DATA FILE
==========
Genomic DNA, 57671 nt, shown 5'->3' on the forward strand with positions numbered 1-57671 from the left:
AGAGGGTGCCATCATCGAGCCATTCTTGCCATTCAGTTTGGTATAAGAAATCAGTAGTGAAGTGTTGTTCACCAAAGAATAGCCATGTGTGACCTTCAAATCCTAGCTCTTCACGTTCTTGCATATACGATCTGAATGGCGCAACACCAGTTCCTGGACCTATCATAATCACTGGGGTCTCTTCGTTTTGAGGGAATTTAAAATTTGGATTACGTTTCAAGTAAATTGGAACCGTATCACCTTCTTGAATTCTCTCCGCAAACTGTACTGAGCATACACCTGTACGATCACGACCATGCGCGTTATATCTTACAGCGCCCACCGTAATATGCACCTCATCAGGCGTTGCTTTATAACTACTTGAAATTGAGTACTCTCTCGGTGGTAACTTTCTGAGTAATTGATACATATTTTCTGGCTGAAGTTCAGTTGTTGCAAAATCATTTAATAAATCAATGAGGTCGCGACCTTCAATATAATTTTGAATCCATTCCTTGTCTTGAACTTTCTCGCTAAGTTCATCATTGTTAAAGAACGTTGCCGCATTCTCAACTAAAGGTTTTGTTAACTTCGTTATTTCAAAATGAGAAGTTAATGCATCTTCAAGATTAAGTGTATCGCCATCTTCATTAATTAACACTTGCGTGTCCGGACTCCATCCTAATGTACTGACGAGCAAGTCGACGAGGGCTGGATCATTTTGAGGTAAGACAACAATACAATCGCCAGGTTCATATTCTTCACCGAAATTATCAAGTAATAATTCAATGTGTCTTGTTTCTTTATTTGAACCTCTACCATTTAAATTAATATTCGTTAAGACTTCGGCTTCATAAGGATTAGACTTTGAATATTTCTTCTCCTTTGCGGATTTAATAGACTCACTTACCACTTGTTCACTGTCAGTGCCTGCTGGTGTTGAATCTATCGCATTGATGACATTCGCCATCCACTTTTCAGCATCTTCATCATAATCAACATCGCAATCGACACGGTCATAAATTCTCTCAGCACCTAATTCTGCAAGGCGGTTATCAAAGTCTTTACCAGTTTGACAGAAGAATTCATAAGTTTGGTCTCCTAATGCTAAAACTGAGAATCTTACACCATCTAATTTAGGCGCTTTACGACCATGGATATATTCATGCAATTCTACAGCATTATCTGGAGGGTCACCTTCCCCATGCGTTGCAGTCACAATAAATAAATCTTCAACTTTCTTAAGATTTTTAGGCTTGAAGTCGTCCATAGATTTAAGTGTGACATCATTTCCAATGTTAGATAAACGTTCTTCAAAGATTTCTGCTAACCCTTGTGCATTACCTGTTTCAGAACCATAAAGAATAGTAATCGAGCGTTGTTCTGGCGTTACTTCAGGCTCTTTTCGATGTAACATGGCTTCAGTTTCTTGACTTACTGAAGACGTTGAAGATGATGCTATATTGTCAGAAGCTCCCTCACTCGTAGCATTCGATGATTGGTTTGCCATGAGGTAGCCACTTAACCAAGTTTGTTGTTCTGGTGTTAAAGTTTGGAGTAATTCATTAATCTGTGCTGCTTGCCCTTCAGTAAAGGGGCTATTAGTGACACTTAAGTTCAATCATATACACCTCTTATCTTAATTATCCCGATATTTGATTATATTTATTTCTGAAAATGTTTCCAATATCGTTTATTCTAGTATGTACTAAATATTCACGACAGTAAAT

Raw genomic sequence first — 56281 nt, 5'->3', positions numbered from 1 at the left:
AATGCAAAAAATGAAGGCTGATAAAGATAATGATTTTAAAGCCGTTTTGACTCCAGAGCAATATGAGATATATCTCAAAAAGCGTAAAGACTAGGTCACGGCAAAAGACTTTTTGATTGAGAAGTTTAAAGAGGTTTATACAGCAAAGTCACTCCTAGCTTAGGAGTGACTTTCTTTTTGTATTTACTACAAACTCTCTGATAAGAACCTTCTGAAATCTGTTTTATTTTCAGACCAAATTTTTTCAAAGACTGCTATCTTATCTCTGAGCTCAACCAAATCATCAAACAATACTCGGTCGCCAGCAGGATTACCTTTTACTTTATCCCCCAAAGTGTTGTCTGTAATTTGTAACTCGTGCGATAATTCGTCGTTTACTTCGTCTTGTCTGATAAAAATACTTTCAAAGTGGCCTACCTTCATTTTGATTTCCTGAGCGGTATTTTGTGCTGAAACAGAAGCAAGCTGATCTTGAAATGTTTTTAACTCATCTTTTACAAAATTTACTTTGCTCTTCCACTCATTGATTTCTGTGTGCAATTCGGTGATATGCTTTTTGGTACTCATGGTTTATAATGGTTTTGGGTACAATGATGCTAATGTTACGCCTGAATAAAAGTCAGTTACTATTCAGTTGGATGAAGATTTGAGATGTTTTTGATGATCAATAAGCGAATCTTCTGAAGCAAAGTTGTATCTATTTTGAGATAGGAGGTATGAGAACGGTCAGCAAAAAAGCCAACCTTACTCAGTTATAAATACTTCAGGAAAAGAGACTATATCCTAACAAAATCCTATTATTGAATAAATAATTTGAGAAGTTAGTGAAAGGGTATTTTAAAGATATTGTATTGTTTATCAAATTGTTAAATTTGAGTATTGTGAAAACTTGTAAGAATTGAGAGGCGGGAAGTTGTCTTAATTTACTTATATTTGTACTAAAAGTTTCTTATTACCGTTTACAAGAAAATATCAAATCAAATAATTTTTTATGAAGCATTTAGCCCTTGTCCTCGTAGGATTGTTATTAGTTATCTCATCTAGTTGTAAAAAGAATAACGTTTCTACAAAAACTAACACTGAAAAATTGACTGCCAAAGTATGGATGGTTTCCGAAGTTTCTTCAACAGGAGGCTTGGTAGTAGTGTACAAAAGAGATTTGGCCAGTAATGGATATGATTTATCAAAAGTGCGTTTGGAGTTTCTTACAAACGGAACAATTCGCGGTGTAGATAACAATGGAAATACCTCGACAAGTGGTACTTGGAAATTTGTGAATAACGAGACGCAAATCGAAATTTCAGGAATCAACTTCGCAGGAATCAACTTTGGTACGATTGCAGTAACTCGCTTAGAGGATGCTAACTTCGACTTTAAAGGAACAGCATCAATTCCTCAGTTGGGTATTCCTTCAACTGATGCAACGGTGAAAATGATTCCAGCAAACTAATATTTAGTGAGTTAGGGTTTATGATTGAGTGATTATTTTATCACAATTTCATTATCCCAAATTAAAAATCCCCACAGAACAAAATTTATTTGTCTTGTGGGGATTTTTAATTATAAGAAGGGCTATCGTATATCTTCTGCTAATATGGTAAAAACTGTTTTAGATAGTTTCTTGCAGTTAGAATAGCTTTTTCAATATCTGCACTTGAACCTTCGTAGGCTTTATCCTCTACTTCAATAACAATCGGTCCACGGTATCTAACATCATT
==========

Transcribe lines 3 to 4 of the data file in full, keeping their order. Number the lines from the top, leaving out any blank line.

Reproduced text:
Raw genomic sequence first — 56281 nt, 5'->3', positions numbered from 1 at the left:
AATGCAAAAAATGAAGGCTGATAAAGATAATGATTTTAAAGCCGTTTTGACTCCAGAGCAATATGAGATATATCTCAAAAAGCGTAAAGACTAGGTCACGGCAAAAGACTTTTTGATTGAGAAGTTTAAAGAGGTTTATACAGCAAAGTCACTCCTAGCTTAGGAGTGACTTTCTTTTTGTATTTACTACAAACTCTCTGATAAGAACCTTCTGAAATCTGTTTTATTTTCAGACCAAATTTTTTCAAAGACTGCTATCTTATCTCTGAGCTCAACCAAATCATCAAACAATACTCGGTCGCCAGCAGGATTACCTTTTACTTTATCCCCCAAAGTGTTGTCTGTAATTTGTAACTCGTGCGATAATTCGTCGTTTACTTCGTCTTGTCTGATAAAAATACTTTCAAAGTGGCCTACCTTCATTTTGATTTCCTGAGCGGTATTTTGTGCTGAAACAGAAGCAAGCTGATCTTGAAATGTTTTTAACTCATCTTTTACAAAATTTACTTTGCTCTTCCACTCATTGATTTCTGTGTGCAATTCGGTGATATGCTTTTTGGTACTCATGGTTTATAATGGTTTTGGGTACAATGATGCTAATGTTACGCCTGAATAAAAGTCAGTTACTATTCAGTTGGATGAAGATTTGAGATGTTTTTGATGATCAATAAGCGAATCTTCTGAAGCAAAGTTGTATCTATTTTGAGATAGGAGGTATGAGAACGGTCAGCAAAAAAGCCAACCTTACTCAGTTATAAATACTTCAGGAAAAGAGACTATATCCTAACAAAATCCTATTATTGAATAAATAATTTGAGAAGTTAGTGAAAGGGTATTTTAAAGATATTGTATTGTTTATCAAATTGTTAAATTTGAGTATTGTGAAAACTTGTAAGAATTGAGAGGCGGGAAGTTGTCTTAATTTACTTATATTTGTACTAAAAGTTTCTTATTACCGTTTACAAGAAAATATCAAATCAAATAATTTTTTATGAAGCATTTAGCCCTTGTCCTCGTAGGATTGTTATTAGTTATCTCATCTAGTTGTAAAAAGAATAACGTTTCTACAAAAACTAACACTGAAAAATTGACTGCCAAAGTATGGATGGTTTCCGAAGTTTCTTCAACAGGAGGCTTGGTAGTAGTGTACAAAAGAGATTTGGCCAGTAATGGATATGATTTATCAAAAGTGCGTTTGGAGTTTCTTACAAACGGAACAATTCGCGGTGTAGATAACAATGGAAATACCTCGACAAGTGGTACTTGGAAATTTGTGAATAACGAGACGCAAATCGAAATTTCAGGAATCAACTTCGCAGGAATCAACTTTGGTACGATTGCAGTAACTCGCTTAGAGGATGCTAACTTCGACTTTAAAGGAACAGCATCAATTCCTCAGTTGGGTATTCCTTCAACTGATGCAACGGTGAAAATGATTCCAGCAAACTAATATTTAGTGAGTTAGGGTTTATGATTGAGTGATTATTTTATCACAATTTCATTATCCCAAATTAAAAATCCCCACAGAACAAAATTTATTTGTCTTGTGGGGATTTTTAATTATAAGAAGGGCTATCGTATATCTTCTGCTAATATGGTAAAAACTGTTTTAGATAGTTTCTTGCAGTTAGAATAGCTTTTTCAATATCTGCACTTGAACCTTCGTAGGCTTTATCCTCTACTTCAATAACAATCGGTCCACGGTATCTAACATCATT